Your health while trying for a baby

One of the best things you can do while trying for a baby, whether naturally or through fertility treatment, is to ensure your lifestyle is healthy. A healthy lifestyle has been proven to increase the chances of becoming pregnant, both naturally and while receiving fertility treatment. The impact of a healthy lifestyle cannot be underestimated: it is also hugely important for both the short and long-term health of your baby.

There are a number of things you and your partner can do to boost your chances of becoming pregnant and improve your own health in the process. Your fertility specialist can advise you on lifestyle changes and help steer you towards the right path in areas you are struggling in.

What lifestyle changes can I make?

Your Weight

Being either underweight or overweight can have an impact on your fertility. Excess weight can affect the healthy development of eggs by the ovary and can also affect the implantation of a fertilised egg in the womb.

A healthy weight is also needed for the normal production of hormones (oestrogen and testosterone) in both males and females. If you are trying to conceive, we recommend that you calculate your body mass index(BMI). To calculate your BMI click here.

While trying to conceive, both you and your partner should have a BMI of between 20 and 24.9. A BMI of above 25 is considered overweight and above 29 is considered obese. If you have a BMI of more than 29, weight loss of 5% to 10% can significantly increase your success of pregnancy.

If you are underweight (BMI of less than 18.5), you are likely to experience irregular periods. Gaining weight can kick-start your ovaries to work properly again and increase your chances of pregnancy. The best thing you can do to achieve a healthy weight is to eat a balanced diet and exercise regularly.

Eating Well

Healthy eating ensures your body is in the best possible condition to become pregnant and nourish a developing baby. What you eat before pregnancy can have an influence on the long-term health of your baby.

Here are some tips for healthy eating:

  • Eat at least five portions of fruit and vegetables a day.
  • Use low-fat products (e.g. low-fat milk, low-fat butter).
  • Reduce intake of fizzy drinks, fast food, cakes, biscuits and sweets. Choose whole grain alternatives to bread, rice and pasta.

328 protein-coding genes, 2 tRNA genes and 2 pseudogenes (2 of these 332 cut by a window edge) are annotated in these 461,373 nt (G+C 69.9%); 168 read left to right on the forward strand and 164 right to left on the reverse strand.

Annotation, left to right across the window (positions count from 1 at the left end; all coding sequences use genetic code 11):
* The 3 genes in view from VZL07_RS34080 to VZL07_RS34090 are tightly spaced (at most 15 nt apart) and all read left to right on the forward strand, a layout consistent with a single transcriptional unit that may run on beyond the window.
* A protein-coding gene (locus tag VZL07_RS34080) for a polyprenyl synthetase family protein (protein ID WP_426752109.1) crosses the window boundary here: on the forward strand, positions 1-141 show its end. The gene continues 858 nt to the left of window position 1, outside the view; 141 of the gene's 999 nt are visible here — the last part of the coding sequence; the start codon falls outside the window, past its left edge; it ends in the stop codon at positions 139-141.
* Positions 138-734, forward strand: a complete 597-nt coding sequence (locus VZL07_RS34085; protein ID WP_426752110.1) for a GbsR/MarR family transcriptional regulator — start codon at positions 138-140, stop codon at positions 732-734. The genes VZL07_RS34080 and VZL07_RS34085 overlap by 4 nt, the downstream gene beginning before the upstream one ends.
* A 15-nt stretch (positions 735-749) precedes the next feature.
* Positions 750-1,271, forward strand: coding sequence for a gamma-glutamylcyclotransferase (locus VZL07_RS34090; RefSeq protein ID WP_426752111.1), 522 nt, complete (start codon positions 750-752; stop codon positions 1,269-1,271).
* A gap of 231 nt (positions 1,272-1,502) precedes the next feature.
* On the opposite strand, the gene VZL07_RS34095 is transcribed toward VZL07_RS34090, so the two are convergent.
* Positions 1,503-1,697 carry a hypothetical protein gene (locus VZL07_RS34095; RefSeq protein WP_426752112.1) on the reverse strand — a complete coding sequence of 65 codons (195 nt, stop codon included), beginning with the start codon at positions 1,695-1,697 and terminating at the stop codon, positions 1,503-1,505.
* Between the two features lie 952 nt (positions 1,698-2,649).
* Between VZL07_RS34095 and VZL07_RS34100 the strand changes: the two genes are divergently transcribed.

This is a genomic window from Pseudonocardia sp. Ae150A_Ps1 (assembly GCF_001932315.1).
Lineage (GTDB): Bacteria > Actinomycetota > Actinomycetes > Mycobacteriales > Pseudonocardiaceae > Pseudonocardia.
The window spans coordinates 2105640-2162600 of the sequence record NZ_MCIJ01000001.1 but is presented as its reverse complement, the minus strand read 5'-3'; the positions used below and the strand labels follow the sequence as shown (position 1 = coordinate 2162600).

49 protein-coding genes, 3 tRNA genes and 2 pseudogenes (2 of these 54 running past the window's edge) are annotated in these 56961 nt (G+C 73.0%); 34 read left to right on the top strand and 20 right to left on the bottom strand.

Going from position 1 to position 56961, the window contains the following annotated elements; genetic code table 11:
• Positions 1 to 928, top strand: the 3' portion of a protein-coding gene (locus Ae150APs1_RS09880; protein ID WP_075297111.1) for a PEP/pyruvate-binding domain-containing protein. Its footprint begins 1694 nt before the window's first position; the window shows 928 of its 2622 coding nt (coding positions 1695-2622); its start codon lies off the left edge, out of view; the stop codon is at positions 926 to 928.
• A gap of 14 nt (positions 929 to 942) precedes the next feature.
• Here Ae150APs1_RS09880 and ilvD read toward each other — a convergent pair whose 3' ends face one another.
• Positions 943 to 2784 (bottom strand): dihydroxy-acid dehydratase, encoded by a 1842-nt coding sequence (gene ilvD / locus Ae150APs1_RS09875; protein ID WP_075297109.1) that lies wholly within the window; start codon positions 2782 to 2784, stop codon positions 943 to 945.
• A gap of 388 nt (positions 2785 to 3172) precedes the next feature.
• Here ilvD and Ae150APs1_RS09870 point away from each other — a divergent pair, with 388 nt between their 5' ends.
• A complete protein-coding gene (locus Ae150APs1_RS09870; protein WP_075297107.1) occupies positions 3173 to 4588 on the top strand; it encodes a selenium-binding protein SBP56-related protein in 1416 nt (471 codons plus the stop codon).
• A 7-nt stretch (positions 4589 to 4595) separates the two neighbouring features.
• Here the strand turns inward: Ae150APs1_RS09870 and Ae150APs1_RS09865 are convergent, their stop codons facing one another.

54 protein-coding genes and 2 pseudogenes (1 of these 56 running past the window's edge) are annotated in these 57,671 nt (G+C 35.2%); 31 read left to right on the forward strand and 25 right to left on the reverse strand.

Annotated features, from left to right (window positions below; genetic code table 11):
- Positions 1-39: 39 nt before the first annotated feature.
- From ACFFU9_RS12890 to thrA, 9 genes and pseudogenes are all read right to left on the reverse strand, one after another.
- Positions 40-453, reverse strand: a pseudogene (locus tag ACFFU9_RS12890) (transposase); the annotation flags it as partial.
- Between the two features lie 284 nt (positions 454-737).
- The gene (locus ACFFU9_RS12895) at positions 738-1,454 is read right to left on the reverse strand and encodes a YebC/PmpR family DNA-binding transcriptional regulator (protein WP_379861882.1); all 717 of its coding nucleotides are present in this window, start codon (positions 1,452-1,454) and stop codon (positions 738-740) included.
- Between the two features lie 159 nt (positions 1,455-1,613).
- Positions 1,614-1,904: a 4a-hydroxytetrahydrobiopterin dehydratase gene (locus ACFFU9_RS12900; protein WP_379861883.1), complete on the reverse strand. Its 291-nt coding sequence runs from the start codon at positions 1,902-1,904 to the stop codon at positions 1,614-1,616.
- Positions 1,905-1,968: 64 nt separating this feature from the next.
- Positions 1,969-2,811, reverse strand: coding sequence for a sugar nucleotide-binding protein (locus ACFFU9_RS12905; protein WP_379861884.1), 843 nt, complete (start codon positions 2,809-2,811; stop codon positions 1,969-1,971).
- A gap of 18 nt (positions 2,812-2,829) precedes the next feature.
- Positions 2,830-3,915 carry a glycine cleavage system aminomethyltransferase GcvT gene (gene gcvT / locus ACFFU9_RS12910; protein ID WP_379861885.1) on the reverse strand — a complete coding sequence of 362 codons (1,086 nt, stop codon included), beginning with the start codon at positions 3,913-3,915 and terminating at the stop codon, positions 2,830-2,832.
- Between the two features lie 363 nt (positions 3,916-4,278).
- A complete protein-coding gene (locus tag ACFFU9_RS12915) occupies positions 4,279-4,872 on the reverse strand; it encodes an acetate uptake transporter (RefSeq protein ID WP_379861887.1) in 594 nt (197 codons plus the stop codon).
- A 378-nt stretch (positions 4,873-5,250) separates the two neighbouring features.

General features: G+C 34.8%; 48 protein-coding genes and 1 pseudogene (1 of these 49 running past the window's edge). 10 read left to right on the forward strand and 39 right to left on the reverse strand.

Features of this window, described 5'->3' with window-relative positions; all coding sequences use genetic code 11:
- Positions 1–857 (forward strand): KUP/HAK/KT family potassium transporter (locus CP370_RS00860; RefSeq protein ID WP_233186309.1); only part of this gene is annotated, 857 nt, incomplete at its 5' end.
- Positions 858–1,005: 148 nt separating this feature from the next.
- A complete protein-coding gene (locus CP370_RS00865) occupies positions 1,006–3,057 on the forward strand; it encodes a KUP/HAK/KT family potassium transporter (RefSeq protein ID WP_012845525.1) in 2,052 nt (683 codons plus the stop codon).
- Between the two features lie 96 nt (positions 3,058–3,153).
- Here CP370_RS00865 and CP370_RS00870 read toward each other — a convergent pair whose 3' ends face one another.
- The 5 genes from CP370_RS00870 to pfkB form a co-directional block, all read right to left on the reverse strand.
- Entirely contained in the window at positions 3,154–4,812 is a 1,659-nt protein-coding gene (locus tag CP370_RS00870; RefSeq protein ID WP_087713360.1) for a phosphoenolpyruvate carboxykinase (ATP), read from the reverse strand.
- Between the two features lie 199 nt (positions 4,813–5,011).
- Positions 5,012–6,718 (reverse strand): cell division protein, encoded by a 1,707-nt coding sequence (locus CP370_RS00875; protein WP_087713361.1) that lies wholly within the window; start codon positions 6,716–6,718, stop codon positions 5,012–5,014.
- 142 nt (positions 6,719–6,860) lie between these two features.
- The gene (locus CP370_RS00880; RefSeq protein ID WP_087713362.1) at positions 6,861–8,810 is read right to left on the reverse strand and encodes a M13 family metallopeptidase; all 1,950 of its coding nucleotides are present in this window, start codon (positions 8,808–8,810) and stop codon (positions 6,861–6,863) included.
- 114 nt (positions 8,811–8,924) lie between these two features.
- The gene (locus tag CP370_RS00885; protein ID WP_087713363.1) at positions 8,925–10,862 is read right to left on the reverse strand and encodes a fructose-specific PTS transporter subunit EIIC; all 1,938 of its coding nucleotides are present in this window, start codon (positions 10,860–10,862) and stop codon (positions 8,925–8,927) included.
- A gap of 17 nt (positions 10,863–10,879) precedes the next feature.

• Increase your intake of oily fish (salmon, mackerel, tuna), for Omega 3 and 6 and vitamin D.
  • Limit caffeine to two cups of tea or coffee per day. Remember that fizzy drinks also contain caffeine.
  • Take 400ug of folic acid while trying to become pregnant and during the first three months of pregnancy, to reduce the risk of neural tube defects such as spina bifida and anencephaly in your baby.
Exercise

Regular exercise is needed for a healthy body and mind when trying to conceive, especially if you have a high BMI and are trying to achieve a healthy weight.

Thirty minutes of moderate intensity exercise at least five times a week is recommended for adults. This can include activities such as brisk walking, cycling, tennis and swimming.

Many people find that trying for a baby can be a stressful time in their lives. One of the best relievers of stress is regular exercise, as it causes your body to release endorphins (‘happy hormones’). Be aware of the dangers of over-exercising: too much exercise can lead to excessive weight loss and irregular periods.

Smoking

Smoking has been proven to affect the fertility of both men and women. In fact, it is directly responsible for up to 13% of all infertility. If you or your partner smokes, you are strongly advised to quit.

Research shows that the rate of infertility is higher and the time it takes to become pregnant is longer in smokers than in non-smokers. Smoking has been linked to damage in the ovaries, changes in hormone levels needed for pregnancy, and earlier onset of the menopause.

Smokers are 54% more likely to take 12 months or longer to become pregnant. It can cause genetic abnormalities in developing eggs and directly affects hormone production. Remember, passive smoking can be just as harmful to fertility.

Giving up smoking is one of the best things you can do to ensure your chances of conceiving. The National Smokers Quitline is available on 1850 201 2013. Other useful websites which we highly recommend are www.quit.ie and www.cancer.ie

Alcohol

It is worth considering your alcohol intake while trying to become pregnant. How alcohol influences fertility remains unclear. However, alcohol has been linked with reduced ovulation and impaired development of a fertilised egg in women.

It is not known how much alcohol you need to drink before it will affect your fertility. Therefore, we recommend you significantly decrease your alcohol intake or totally avoid drinking alcohol while trying to become pregnant. You should not drink more than one or two units of alcohol once or twice a week (one unit = small glass of wine or half a pint of beer).

Recreational drugs such as marijuana and cocaine should be avoided, as these are known to affect both male and female fertility.

 

Get to know your cycle

Understanding your menstrual cycle helps you know when you’re most fertile: the week you ovulate. Ovulation generally happens on around day 14 of a 28 day cycle, so your best chance of getting pregnant is on days 12 to 16. It helps to become aware of the signs of ovulation, such as a change in cervical mucus.

Ovulation prediction kits can help you predict the best time to get pregnant, but you can also calculate when you will ovulate based on the dates of your menstrual cycle.

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